“Concord University”--New Name Will Become Official July 1
Athens, W.Va. – The Board of Governors for Concord College passed a resolution Tuesday, April 20, officially naming the 132-year-old institution “Concord University.” The name change will be official July 1.
Since 1872, Concord College has established a distinguished legacy of quality education for many generations of families. Concord has continued to change to meet the educational needs of southern West Virginia, and the institution’s name has changed accordingly. The first name change, from "Concord State Normal School" to "Concord State Teachers College" took place in 1931, and then in 1943, the institution was re-named "Concord College."
Board Chair Margaret Sayre and Board Secretary Jim Miller, both Concord alumni, signed the resolution.
Ms. Sayre stated that, "The Board of Governors of Concord College voted to change the name of Concord College to Concord University, effective July 1. There was a real air of elation in our meeting when the resolution authorizing the name change was passed, and spontaneous applause broke out as the resolution was signed. We are aware of the new responsibilities associated with the university designation and will work to uphold the high standards in liberal arts education which have long been associated with Concord. We hope to see the establishment of new master’s programs that are clearly needed by the citizens of southern West Virginia to further their professional and personal goals."
“As a Concord graduate, I have somewhat mixed feelings about this change from a nostalgia standpoint,” stated Mr. Miller, “but I think that our Board and Concord’s administration and faculty will step up to the plate and set a new direction for this institution. The citizens of West Virginia will have great expectations. We will work hard to live up to those expectations.”
Concord President Jerry Beasley said that, “Our fellow citizens have called us to a new and higher realm of service. We will strive to meet and exceed these expectations. The future of our region requires no less.
Linda Martin, classified staff representative, noted that, “University status will lend prestige to Concord. This designation will present new challenges, as well as opportunities for us to meet our student’s needs.”
"Concord will be planning a ceremony to celebrate the university designation, most likely at the beginning of the fall 2004 school term. We invite our students, faculty, alumni, staff and friends to share in the planning process, and then join in the celebration," stated Anita Lewis, director of public relations and marketing.
For more information or to offer suggestions for the celebration, contact Anita Lewis, director of public relations and marketing, 1-304-384-5288 or email@example.com.
PHOTO: Back Row, L to R; Daniel C. Dunmyer, Princeton, W.Va.; Classified Staff Representative Linda Martin; R. T. “Ted” Rogers, Hinton, W.Va.; Concord President Jerry Beasley; Faculty Representative Charles H. Brichford; James M. Brown, Beckley, W.Va.; Student Representative Peter Fichthorn.
Front Row, L to R; Dr. Deborah Akers, Princeton, W.Va.; Board of Governors Secretary James L. Miller, Princeton, W.Va.; Board of Governors Chair Margaret Sayre, Beckley, W.Va.; and Wayne Meisel, Princeton, N.J.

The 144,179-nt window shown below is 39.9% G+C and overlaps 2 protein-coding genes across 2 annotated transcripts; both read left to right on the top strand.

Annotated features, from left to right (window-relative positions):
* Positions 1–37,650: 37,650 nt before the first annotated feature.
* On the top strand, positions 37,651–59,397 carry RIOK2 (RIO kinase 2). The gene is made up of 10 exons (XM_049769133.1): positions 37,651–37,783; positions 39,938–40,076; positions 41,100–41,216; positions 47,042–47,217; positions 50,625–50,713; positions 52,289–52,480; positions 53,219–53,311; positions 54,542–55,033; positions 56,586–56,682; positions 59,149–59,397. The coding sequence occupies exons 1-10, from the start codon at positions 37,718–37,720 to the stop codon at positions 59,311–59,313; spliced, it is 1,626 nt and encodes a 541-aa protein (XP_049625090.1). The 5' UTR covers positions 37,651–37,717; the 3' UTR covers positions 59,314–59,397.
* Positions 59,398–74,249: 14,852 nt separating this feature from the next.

J. Franklin Long, Bluefield, W.Va. and Eugene V. Fife, Charlottesville, Va. are on Concord's Board, but were not available for the meeting.
PHOTO: Resolution signed by the Concord College Board of Governors changing the institution’s name to “Concord University.”
CONCORD COLLEGE NOTES: In general, the intent of Senate Bill 653 and 703 is to diversify and expand the economy of the state, increase the competitiveness of the state’s workforce and the availability of professional expertise by increasing the number of college degrees produced to the level of the national average and significantly improve the level of adult functional literacy.
Effective July 1, 2001, an institutional board of governors was established as required by SB 653 and 703. The board of governors powers and duties generally include: determining controlling supervisions and managing the financial, business and education policies and affairs of Concord, developing a master plan, demonstrating how the master plan will be used, developing goals and missions, and other items as directed by the legislation.
The board of governors is comprised of 12 people including: 9 members appointed by the governor, a full-time member of the faculty, a member of the student body and a member of Concord’s classified employees.
Members of Concord’s governing board are: Dr. Deborah Akers, Princeton, W.Va.; James M. Brown, Beckley, W.Va.; Daniel C. Dunmyer, Princeton, W.Va.; Eugene V. Fife, Charlottesville, Va.; J. Franklin Long, Bluefield, W.Va.; Wayne Meisel, Princeton, N.J.; James L. Miller, board secretary, Princeton, W.Va.; R. T. “Ted” Rogers, Hinton, W.Va.; and Margaret Sayre, board chair, Beckley, W.Va. Other members include student representative Peter Fichthorn, faculty representative Charles H. Brichford, and classified staff representative Linda Martin.
Minutes and information about board meetings may be accessed on the College’s web site, log on to www.concord.edu, click on “Administration” then “Board of Governors.”
The significance of university status is up to us. We were selected not because we were seeking this, but because we met the criteria. We’ve got to grab the ring and take advantage of this for the long-term good of Concord. It is important for us to define what this designation means for us to the rest of the world. We will renew our faith in our mission and double our efforts toward meeting the undergraduate and graduate needs of students in this region through rigorous academic programs and a delivery system that takes advantage of the latest technology.